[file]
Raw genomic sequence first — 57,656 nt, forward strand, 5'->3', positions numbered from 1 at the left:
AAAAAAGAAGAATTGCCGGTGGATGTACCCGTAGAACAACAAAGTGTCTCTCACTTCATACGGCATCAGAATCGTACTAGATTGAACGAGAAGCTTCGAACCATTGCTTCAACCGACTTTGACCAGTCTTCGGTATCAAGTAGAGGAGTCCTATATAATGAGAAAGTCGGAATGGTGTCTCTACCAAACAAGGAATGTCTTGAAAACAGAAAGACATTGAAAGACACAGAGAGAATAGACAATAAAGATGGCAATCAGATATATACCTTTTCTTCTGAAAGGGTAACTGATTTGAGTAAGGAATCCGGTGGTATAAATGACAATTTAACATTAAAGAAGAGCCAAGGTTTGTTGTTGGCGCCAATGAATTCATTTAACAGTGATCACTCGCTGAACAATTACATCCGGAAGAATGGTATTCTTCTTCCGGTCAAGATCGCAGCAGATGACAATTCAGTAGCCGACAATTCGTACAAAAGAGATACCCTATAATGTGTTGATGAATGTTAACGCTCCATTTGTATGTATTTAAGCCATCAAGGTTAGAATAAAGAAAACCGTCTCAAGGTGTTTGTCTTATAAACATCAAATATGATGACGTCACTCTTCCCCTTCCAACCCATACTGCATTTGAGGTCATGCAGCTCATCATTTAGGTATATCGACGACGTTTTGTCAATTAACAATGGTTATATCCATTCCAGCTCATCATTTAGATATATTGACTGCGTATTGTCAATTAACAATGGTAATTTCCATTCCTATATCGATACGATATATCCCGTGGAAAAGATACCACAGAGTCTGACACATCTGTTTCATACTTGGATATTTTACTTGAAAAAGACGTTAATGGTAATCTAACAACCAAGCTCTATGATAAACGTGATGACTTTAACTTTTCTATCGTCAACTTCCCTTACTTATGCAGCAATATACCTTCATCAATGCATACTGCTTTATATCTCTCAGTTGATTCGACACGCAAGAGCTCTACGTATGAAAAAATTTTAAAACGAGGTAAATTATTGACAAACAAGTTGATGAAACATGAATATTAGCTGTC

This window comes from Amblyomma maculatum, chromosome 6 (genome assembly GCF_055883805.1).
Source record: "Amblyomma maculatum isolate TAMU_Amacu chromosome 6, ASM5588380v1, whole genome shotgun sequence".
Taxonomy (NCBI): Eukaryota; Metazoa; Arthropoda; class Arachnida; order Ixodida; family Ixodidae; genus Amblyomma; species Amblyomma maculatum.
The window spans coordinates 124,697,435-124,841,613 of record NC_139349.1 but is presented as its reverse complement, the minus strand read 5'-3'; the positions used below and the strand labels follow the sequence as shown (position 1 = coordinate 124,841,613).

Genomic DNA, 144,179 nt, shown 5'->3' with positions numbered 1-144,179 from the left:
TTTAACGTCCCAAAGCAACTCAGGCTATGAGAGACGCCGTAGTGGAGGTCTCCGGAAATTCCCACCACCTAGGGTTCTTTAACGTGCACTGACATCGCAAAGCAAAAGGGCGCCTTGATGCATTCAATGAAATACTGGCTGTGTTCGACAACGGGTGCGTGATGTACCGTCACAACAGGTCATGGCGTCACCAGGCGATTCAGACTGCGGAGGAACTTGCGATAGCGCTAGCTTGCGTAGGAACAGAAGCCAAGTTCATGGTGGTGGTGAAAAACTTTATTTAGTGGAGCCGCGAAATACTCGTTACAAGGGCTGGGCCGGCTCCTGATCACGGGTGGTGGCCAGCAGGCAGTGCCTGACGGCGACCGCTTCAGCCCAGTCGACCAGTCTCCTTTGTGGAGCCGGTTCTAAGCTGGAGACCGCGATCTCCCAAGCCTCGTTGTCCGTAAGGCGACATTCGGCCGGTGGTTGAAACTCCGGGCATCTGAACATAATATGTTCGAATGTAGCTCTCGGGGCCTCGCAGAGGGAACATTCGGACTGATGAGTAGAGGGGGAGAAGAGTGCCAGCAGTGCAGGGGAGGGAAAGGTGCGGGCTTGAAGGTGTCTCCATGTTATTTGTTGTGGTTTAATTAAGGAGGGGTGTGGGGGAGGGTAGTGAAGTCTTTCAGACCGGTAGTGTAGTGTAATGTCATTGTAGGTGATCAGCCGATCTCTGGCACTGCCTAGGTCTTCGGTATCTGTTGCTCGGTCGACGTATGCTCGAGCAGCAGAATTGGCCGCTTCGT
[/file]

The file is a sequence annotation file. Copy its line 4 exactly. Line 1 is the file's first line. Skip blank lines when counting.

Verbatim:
Source record: "Amblyomma maculatum isolate TAMU_Amacu chromosome 6, ASM5588380v1, whole genome shotgun sequence".